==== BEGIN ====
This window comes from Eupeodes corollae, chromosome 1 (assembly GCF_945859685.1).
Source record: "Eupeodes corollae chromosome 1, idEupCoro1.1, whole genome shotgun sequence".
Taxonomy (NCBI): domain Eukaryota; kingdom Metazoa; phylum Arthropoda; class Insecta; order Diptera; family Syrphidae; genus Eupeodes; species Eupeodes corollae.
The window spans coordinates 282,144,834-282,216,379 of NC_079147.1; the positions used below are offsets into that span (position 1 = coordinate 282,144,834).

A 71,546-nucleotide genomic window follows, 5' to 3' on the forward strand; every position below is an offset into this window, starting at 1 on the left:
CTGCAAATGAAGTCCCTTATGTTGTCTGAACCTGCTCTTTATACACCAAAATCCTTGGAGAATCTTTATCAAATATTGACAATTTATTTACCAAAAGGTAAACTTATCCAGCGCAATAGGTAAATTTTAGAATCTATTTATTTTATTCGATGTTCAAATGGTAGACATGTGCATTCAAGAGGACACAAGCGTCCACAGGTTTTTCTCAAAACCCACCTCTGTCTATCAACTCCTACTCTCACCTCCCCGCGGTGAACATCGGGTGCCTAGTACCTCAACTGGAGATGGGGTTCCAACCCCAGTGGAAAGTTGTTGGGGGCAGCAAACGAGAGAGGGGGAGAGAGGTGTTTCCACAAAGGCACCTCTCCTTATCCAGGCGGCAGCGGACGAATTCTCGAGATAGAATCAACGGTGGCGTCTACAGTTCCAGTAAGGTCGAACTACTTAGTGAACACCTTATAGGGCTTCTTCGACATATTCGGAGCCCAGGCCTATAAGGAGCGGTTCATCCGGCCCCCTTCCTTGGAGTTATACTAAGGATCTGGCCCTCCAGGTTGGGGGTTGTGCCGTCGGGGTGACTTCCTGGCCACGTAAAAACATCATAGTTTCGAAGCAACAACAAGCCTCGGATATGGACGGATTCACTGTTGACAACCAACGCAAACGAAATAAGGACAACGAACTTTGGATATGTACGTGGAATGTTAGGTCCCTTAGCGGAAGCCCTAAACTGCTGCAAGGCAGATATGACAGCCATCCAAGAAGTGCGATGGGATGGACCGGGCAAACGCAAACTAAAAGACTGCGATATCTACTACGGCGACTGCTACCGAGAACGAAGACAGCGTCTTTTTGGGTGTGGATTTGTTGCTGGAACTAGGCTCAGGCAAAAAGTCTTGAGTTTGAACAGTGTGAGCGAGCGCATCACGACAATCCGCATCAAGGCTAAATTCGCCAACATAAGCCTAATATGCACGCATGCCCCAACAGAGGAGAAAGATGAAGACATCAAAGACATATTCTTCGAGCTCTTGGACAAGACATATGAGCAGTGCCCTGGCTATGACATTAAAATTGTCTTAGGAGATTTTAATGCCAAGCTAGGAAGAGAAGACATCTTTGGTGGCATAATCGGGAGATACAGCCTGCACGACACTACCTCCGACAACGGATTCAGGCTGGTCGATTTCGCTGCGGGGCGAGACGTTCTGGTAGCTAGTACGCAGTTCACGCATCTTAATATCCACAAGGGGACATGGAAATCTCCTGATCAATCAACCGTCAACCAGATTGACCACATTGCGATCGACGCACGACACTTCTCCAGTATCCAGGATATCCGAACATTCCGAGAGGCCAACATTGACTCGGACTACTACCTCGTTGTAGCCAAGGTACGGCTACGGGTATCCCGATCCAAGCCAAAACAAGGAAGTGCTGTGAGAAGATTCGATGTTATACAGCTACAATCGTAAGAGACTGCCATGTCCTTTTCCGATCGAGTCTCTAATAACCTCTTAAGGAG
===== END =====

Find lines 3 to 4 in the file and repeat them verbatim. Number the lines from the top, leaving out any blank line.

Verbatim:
Taxonomy (NCBI): domain Eukaryota; kingdom Metazoa; phylum Arthropoda; class Insecta; order Diptera; family Syrphidae; genus Eupeodes; species Eupeodes corollae.
The window spans coordinates 282,144,834-282,216,379 of NC_079147.1; the positions used below are offsets into that span (position 1 = coordinate 282,144,834).